From 1990-2016, the number of single-family homes in Gallatin County grew by 150 percent, from roughly 11,640 in 1990 to 28,938 in 2016, according to a recent report from Headwaters Economics.

Open space bond on June 5 ballot

Here's why some argue bond needs to pass

Between 2001-2016, Gallatin County’s population swelled three times faster than the rest of the state. That’s one finding in a recent report from Headwaters Economics in Bozeman. The report explores what’s powering the hottest cylinder in Montana’s economic engine, showing how over the last 15 years, personal income growth in Gallatin County has increased at a rate that’s more than twice as robust as other parts of the state.   

     But the good fortune has come at a cost. Since 1990, 15 percent of all new homes in Montana were built in Gallatin County. In that time, 93,440 acres were converted from open space to “sprawl,” the report states.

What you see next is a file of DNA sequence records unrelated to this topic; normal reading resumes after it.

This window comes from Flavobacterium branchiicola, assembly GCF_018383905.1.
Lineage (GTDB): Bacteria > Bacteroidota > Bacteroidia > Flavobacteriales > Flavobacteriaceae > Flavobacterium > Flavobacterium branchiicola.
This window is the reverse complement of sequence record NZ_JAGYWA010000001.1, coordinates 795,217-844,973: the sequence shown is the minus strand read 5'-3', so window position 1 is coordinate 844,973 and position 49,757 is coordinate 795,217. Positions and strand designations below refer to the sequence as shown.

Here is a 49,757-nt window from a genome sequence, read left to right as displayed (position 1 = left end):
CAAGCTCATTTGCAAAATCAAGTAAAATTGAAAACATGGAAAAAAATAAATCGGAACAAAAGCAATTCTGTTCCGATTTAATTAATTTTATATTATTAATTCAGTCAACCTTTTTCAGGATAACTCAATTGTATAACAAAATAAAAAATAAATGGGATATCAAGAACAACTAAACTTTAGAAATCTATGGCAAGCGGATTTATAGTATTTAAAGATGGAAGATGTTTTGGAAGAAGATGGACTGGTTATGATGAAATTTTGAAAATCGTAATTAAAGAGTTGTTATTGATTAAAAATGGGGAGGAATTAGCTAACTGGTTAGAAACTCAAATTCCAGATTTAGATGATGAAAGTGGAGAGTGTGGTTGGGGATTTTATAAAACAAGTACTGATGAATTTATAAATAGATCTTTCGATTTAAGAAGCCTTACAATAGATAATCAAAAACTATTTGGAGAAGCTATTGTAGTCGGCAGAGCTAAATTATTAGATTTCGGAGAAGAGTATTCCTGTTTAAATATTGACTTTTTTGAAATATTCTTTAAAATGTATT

“That’s the equivalent of 146 square miles, or around six times the size of the city of Bozeman,” continues the report, which is cited by supporters of the open space bond on the June 5 ballot. 

     In a pre-election mailer, the “Vote For Open Lands” campaign warns how the county “is projected to add another 12,000 people in the next three years.”

To absorb this influx while also protecting open land, the bond would raise 4.5 mills for conservation efforts, with 4 mills dedicated to shielding certain open spaces from becoming another knot of cul-de-sacs. The levy is projected to raise more than $20 million over 15 years at a cost to taxpayers of around $6 for every $100,000 in property value. —DM


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